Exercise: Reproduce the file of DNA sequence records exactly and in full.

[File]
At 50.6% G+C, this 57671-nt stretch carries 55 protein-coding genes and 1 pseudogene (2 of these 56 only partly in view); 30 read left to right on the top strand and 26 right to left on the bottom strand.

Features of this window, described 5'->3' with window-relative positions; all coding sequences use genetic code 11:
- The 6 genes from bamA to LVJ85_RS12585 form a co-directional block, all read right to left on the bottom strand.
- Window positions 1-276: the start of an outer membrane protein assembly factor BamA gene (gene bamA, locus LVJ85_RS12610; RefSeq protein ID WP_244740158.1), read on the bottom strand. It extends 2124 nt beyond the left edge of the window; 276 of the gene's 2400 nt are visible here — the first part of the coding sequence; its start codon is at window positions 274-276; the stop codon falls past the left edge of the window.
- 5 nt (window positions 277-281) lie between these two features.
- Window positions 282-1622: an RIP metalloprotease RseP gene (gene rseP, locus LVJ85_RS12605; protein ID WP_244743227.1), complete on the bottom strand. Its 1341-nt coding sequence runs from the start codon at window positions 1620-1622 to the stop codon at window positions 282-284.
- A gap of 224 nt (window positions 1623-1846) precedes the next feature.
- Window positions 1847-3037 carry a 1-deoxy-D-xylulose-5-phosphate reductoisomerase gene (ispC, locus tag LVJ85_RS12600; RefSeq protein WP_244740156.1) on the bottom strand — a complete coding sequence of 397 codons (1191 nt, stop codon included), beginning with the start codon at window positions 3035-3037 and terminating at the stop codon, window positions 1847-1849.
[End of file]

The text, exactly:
At 50.6% G+C, this 57671-nt stretch carries 55 protein-coding genes and 1 pseudogene (2 of these 56 only partly in view); 30 read left to right on the top strand and 26 right to left on the bottom strand.

Features of this window, described 5'->3' with window-relative positions; all coding sequences use genetic code 11:
- The 6 genes from bamA to LVJ85_RS12585 form a co-directional block, all read right to left on the bottom strand.
- Window positions 1-276: the start of an outer membrane protein assembly factor BamA gene (gene bamA, locus LVJ85_RS12610; RefSeq protein ID WP_244740158.1), read on the bottom strand. It extends 2124 nt beyond the left edge of the window; 276 of the gene's 2400 nt are visible here — the first part of the coding sequence; its start codon is at window positions 274-276; the stop codon falls past the left edge of the window.
- 5 nt (window positions 277-281) lie between these two features.
- Window positions 282-1622: an RIP metalloprotease RseP gene (gene rseP, locus LVJ85_RS12605; protein ID WP_244743227.1), complete on the bottom strand. Its 1341-nt coding sequence runs from the start codon at window positions 1620-1622 to the stop codon at window positions 282-284.
- A gap of 224 nt (window positions 1623-1846) precedes the next feature.
- Window positions 1847-3037 carry a 1-deoxy-D-xylulose-5-phosphate reductoisomerase gene (ispC, locus tag LVJ85_RS12600; RefSeq protein WP_244740156.1) on the bottom strand — a complete coding sequence of 397 codons (1191 nt, stop codon included), beginning with the start codon at window positions 3035-3037 and terminating at the stop codon, window positions 1847-1849.